Those who have dismissed the huge and violent London march as “no big deal” couldn’t be more wrong. This is one of the largest extreme right gatherings in Britain in recent years. The response of the left must be resolute.
Some may have been labouring under the misguided belief that for some reason Britain is immune from the rise of the far right that we have witnessed across Europe.
Some may have thought that the disappearance of the last BNP councillor in Britain — a far cry from when nearly one million people were persuaded to vote BNP in the 2009 European elections — showed that “it couldn’t happen here.” Or that the collapse of Ukip meant that xenophobia was being driven from the political agenda.
But austerity-hit Britain is not immune from the plague of certain forces trying to scapegoat minorities by wrongly blaming them for the political and economic decisions of the gilded elite. So the left should never dismiss the threat of the far right on the basis that “it’s just a march of a tiny minority of extremists.”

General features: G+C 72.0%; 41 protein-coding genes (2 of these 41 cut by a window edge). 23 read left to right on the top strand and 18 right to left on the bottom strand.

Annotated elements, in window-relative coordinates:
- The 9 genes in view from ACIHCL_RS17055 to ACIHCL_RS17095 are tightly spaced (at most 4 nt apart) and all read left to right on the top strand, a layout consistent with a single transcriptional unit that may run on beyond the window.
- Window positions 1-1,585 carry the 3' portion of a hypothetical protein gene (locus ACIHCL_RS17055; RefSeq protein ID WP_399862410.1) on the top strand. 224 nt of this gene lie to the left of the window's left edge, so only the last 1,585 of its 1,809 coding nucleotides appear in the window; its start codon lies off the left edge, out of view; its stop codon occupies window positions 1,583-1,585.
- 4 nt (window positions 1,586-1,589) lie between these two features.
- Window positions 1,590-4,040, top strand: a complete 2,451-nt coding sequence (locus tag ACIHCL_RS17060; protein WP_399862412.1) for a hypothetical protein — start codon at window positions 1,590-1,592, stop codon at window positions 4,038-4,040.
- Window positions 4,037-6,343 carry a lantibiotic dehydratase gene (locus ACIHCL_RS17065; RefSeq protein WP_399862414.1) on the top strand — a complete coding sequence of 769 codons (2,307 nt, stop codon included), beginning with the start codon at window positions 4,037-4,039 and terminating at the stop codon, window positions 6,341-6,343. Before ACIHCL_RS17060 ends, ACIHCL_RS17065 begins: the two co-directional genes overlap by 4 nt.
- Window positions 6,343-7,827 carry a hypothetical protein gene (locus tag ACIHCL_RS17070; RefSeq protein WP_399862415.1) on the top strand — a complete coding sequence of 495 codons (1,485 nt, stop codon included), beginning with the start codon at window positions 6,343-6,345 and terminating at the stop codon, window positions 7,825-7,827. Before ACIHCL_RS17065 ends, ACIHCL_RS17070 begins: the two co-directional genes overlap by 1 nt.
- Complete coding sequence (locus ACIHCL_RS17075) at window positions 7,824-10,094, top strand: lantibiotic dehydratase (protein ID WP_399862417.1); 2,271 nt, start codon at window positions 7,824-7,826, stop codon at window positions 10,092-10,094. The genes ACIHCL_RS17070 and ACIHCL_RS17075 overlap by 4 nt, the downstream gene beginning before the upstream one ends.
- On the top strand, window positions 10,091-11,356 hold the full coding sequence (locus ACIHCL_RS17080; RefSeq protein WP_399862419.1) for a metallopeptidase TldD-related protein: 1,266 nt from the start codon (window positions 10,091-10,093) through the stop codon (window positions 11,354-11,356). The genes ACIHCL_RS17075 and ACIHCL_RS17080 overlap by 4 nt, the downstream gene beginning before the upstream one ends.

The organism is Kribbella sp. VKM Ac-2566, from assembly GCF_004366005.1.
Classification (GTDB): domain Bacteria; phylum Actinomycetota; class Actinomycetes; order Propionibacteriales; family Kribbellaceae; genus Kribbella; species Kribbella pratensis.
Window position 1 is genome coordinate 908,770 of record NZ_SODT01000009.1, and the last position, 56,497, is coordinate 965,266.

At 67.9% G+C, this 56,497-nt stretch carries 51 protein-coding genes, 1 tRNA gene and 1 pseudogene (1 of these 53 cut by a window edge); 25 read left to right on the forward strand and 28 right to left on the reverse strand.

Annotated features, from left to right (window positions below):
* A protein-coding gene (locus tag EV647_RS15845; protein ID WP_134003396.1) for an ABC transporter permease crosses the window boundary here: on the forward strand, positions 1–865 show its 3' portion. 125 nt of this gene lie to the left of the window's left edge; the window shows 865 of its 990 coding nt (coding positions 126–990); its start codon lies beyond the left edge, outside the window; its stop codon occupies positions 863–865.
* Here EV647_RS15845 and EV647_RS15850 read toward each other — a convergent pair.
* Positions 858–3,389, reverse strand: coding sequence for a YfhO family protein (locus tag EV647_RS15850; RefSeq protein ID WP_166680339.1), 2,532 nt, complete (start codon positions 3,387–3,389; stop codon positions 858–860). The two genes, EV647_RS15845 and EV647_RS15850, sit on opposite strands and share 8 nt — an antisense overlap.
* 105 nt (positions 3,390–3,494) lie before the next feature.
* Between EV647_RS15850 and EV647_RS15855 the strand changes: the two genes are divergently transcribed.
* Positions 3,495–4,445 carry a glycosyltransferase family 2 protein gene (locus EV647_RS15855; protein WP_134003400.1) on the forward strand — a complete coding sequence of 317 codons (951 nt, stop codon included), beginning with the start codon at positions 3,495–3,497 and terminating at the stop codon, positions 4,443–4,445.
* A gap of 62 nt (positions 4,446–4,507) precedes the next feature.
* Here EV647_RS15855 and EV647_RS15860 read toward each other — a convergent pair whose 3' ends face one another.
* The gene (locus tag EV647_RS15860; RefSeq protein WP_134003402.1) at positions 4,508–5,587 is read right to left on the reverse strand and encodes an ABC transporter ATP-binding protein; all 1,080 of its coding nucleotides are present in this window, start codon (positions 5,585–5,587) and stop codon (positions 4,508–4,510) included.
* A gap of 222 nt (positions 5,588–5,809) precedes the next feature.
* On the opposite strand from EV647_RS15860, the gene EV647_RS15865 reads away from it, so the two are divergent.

As the poet Michael Rosen wrote,
I sometimes fear that people think that fascism arrives in fancy dress worn by grotesques and monsters as played out in endless re-runs of the Nazis.
Fascism arrives as your friend.
It will restore your honour,
make you feel proud,
protect your house,
give you a job,
clean up the neighbourhood,
remind you of how great you once were,
clear out the venal and the corrupt,
remove anything you feel is unlike you...
It doesn't walk in saying,
“Our programme means militias, mass imprisonments, transportations, war and persecution.”
Any growth of the far right can have an impact on politics much wider than its small direct influence. And, in turn, it can gain greater significance on the back of a wider politics where racism is not challenged head-on.
So-called “mainstream” newspapers in Britain peddling Islamophobic hatred helps legitimise such views. As do the “clash of civilisations” ideas often called on to try to garner public support for — or at least non-opposition to — military interventions in the Middle East and which then fuel far-right prejudices at home.